When I heard of the demolition of the hospital where so much of my family history transpired, I wondered if any of the buildings would be saved, or if every trace of the hospital’s existence would be erased. I knew that the buildings would just sit there rotting unless the town could make use of the land. I hoped that they were Continue reading Cleansing the Spirits at Norwich State Hospital→
In December of 1941, the United States entered into World War II. This military undertaking affected every level of American society, including state hospitals. Staffing at Norwich State Hospital had always been a challenge. Even in the best of times, there were never as many attendants as there should have been. It was particularly hard to recruit male attendants, since they were usually paid less than what they could make as tradesmen such as carpenters, electricians or auto mechanics. The pool of potential attendants was drained further after the war effort began, as men joined the military service or took better-paying jobs in the defense industry. The Superintendent of Norwich State Hospital, Dr. William A. Bryan, resorted to two unusual sources to fill his many vacant attendant positions. Continue reading Norwich State Hospital During World War II→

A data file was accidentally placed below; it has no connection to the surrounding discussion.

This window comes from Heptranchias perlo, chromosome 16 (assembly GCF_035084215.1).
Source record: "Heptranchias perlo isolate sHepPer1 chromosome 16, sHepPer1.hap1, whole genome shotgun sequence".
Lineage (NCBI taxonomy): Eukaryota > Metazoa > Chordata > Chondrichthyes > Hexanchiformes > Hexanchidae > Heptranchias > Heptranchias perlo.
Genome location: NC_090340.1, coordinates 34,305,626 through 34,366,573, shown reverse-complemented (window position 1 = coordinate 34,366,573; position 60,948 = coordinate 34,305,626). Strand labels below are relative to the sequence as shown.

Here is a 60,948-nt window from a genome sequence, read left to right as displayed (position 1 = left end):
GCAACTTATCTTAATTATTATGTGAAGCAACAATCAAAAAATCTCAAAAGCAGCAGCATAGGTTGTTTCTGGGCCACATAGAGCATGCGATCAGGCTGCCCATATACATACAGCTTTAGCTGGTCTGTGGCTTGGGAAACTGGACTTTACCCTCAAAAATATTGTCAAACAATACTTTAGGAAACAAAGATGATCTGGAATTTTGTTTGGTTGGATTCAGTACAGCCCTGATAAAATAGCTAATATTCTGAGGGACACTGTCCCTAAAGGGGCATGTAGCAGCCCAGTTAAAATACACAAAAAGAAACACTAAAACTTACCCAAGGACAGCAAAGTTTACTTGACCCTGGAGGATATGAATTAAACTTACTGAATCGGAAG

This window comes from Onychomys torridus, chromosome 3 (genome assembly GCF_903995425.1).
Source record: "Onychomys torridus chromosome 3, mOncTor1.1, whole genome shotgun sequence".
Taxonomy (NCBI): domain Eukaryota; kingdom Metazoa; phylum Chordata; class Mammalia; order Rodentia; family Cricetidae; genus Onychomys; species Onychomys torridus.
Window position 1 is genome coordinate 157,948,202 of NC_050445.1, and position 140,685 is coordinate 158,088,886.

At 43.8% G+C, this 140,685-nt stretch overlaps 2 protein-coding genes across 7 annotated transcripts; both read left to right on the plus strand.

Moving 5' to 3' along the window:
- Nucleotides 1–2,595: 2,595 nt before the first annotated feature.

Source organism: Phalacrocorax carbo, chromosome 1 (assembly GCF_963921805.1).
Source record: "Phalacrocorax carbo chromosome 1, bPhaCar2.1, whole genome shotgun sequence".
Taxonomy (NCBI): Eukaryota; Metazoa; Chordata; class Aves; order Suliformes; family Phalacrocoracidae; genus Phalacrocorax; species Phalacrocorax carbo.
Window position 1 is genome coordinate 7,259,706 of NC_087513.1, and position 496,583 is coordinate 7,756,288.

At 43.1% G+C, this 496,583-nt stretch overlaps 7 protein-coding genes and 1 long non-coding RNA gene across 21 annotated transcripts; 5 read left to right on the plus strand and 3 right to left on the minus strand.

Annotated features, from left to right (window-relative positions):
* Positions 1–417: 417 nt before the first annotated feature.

In 1908, when my great-grandmother Graziella Metthe was brought to Norwich State Hospital, she was confronted with five imposing buildings spread out on a broad, 100-acre plateau overlooking the Thames River. Closest to the road was the Administration Building, a three-and-a-half-story red brick structure in French neo-Gothic style, trimmed with Indiana limestone and terracotta. Set back on either side of the Administration Building were the North and South A ward buildings, which were only two stories high, and meant to house fifty-two patients each. The North and South B wards were set back yet farther on either side of the A wards, and turned at forty-five degree angles. The B wards were three stories high and meant to house one hundred and fifty patients each. Ward buildings to the north of the Administration Building were designated for female patients and those to the south, for male patients. Continue reading Architecture of Norwich State Hospital→